After a divorce is settled, both former spouses will have an obligation to transfer marital property to each other according to the terms of the divorce decree. What many people fail to understand is that the divorce decree doesn’t actually transfer legal ownership of property from one person to another—while both parties are legally obligated to follow the terms of the decree, transferring legal ownership often requires additional documentation.

For instance, a divorce decree may say that the husband will receive ownership of the family vehicle, while the wife will receive ownership of the family home. While both the husband and wife have a legal duty to transfer these pieces of property, the divorce decree itself does not achieve this goal. Instead, the wife will have to transfer her ownership interest in the car to her former husband, and the husband will have to transfer his ownership interest in the house to his former wife.

When dealing with property like a vehicle, this is usually done by signing over the property to the other person. An ownership interest in real estate, however, is much more complicated.

When two people sign a mortgage, they are both equally obligated to make the payments. The divorce decree does not change this obligation, and the family court judge has no power to order the mortgage company release one spouse from the mortgage. Instead, the person who retains ownership of the house will have to negotiate directly with the lender and refinance the mortgage in order to remove his or her former spouse’s name.

The mortgage company will often have no interest in removing a person from a large loan, especially if the spouse keeping the house cannot afford the property by themselves. Many people believe that they can get around this problem by signing a document called a quitclaim deed. That belief is incorrect.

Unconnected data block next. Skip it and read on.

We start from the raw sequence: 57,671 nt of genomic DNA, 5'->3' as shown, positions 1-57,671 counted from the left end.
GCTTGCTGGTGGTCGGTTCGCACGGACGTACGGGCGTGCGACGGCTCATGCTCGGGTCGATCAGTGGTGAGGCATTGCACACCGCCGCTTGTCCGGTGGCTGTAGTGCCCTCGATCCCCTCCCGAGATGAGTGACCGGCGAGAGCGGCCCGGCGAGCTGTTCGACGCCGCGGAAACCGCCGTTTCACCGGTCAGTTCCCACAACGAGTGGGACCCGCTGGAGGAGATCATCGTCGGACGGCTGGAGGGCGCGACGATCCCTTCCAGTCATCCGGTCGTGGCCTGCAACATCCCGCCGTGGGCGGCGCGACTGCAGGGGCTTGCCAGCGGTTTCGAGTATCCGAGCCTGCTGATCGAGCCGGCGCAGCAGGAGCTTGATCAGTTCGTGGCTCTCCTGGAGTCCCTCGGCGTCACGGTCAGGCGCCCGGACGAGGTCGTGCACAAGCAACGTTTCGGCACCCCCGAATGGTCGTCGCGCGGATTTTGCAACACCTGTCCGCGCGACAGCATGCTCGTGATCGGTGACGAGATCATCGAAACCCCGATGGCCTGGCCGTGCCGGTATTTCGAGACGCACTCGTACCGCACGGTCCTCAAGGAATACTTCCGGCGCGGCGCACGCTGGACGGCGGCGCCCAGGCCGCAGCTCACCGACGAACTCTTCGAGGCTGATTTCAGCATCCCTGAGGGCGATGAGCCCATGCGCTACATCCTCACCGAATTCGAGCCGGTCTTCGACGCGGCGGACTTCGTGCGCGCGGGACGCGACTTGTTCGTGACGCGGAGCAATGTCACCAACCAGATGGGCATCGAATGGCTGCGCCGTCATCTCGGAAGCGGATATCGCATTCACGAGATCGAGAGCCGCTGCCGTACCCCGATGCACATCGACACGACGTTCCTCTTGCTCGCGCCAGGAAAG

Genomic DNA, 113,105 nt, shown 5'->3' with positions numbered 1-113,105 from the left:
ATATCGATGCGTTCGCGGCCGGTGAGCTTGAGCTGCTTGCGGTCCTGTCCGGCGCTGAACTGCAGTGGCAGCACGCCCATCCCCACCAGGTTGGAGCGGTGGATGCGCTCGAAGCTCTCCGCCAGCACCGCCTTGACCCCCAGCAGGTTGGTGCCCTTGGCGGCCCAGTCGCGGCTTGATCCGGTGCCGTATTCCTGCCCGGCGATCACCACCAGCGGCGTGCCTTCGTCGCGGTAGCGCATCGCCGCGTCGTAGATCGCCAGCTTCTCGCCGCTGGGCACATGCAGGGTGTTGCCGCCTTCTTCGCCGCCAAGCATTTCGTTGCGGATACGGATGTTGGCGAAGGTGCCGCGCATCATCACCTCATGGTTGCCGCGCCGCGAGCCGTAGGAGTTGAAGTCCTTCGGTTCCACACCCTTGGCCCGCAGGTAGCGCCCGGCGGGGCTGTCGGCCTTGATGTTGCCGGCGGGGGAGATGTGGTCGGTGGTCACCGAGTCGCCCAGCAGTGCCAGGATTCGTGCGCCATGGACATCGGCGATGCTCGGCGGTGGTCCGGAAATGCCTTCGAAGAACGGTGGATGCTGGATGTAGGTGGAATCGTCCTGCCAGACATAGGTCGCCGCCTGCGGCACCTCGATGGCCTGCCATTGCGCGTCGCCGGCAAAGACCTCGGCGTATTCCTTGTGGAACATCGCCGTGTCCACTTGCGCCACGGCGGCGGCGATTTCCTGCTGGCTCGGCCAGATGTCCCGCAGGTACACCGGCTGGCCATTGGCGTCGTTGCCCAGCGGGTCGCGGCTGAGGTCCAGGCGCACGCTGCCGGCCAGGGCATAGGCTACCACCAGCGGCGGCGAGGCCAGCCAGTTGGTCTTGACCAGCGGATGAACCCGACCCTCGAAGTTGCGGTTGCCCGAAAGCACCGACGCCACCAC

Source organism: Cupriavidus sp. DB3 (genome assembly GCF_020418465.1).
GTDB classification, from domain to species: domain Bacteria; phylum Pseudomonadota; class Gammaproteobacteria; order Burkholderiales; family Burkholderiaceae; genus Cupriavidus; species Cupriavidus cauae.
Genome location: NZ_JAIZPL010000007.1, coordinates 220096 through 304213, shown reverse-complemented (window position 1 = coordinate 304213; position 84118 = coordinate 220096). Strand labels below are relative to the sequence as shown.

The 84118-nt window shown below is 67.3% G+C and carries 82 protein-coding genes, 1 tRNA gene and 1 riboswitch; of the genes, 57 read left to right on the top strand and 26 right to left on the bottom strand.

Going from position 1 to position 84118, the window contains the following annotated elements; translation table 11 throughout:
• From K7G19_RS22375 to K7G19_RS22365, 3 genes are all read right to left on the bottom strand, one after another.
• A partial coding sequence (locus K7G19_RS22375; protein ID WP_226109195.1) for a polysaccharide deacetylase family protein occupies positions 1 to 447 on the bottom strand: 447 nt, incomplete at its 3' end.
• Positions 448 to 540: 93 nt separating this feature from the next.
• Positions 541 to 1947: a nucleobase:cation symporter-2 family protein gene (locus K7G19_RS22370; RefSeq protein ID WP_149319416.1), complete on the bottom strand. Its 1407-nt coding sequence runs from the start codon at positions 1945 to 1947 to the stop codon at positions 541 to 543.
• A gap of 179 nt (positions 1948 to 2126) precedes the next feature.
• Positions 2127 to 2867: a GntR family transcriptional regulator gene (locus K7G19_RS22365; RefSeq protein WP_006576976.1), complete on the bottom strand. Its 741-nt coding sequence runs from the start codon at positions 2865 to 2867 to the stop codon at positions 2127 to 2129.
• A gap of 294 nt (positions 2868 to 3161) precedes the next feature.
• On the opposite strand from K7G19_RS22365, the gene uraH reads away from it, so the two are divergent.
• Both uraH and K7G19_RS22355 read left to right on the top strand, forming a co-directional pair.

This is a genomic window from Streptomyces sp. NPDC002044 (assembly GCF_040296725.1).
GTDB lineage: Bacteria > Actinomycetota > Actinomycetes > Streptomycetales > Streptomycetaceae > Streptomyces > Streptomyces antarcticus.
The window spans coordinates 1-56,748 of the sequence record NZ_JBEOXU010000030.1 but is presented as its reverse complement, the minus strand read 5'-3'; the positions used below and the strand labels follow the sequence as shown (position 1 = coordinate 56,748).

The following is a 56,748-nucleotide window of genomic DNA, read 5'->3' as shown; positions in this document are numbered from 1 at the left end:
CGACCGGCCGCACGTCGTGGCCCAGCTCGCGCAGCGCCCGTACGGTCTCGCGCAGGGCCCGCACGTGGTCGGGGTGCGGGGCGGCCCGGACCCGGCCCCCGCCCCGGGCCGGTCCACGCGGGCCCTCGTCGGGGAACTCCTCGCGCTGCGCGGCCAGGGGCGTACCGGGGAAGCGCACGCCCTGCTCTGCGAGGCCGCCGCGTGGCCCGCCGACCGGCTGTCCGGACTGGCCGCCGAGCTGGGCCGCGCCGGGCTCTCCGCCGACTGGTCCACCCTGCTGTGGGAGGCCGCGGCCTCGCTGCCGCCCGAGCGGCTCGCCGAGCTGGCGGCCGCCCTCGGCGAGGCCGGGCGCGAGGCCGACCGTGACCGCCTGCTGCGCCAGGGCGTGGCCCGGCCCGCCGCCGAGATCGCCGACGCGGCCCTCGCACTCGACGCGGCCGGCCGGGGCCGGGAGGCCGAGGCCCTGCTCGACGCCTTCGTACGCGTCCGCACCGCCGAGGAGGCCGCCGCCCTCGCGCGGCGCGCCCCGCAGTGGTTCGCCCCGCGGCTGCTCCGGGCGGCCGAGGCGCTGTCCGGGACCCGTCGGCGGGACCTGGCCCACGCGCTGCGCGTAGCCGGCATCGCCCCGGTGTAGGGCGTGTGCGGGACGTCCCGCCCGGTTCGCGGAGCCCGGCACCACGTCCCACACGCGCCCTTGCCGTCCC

When dealing with real property like a house, there are two types of deeds: warranty deeds and quitclaim deeds. Warranty deeds say that the person selling his or her interest owns the property free and clear and is transferring the house without any liens or encumbrances on the title. In contrast, quitclaim deeds make no such guarantee; while the person still transfers his or her interest in the property, he or she is doing so while stating that there may still be liens, mortgages, or other outstanding financial obligations attached to the property.

When former spouses use a quitclaim deed to transfer property, all the person signing the deed is doing is giving up his or her right to the property. If there is a mortgage attached to the property, the mortgage does not change. The person who signed the quitclaim deed is still responsible for making payments, but is no longer legally entitled to use the property or sell it.

As a result, quitclaim deeds are only useful in limited circumstances. Quitclaim deeds are generally used to transfer property rights after a mortgage has been refinanced. Until that point, signing a quitclaim deed too early could lead to legal headaches later on.

For all of these reasons, it is important to come up with a course of action for real property both during and after a divorce. If a property needs to be sold or refinanced, it is often easier to put the divorce on hold until that process is successful. If that is not possible, then both parties need to be clear about their obligations to the property after the divorce.

Fairly and accurately dividing property and debts in a divorce case often requires the help of a skilled Washington family law attorney. The lawyers at Pacific Northwest Family Law have many techniques at their disposal to help divorcing couples split marital property in an equitable way, and achieve great successes using mediation, collaboration, and other dispute resolution methods.

For an initial interview or to learn more about dividing marital property in a divorce, contact us today by calling 360-926-9112.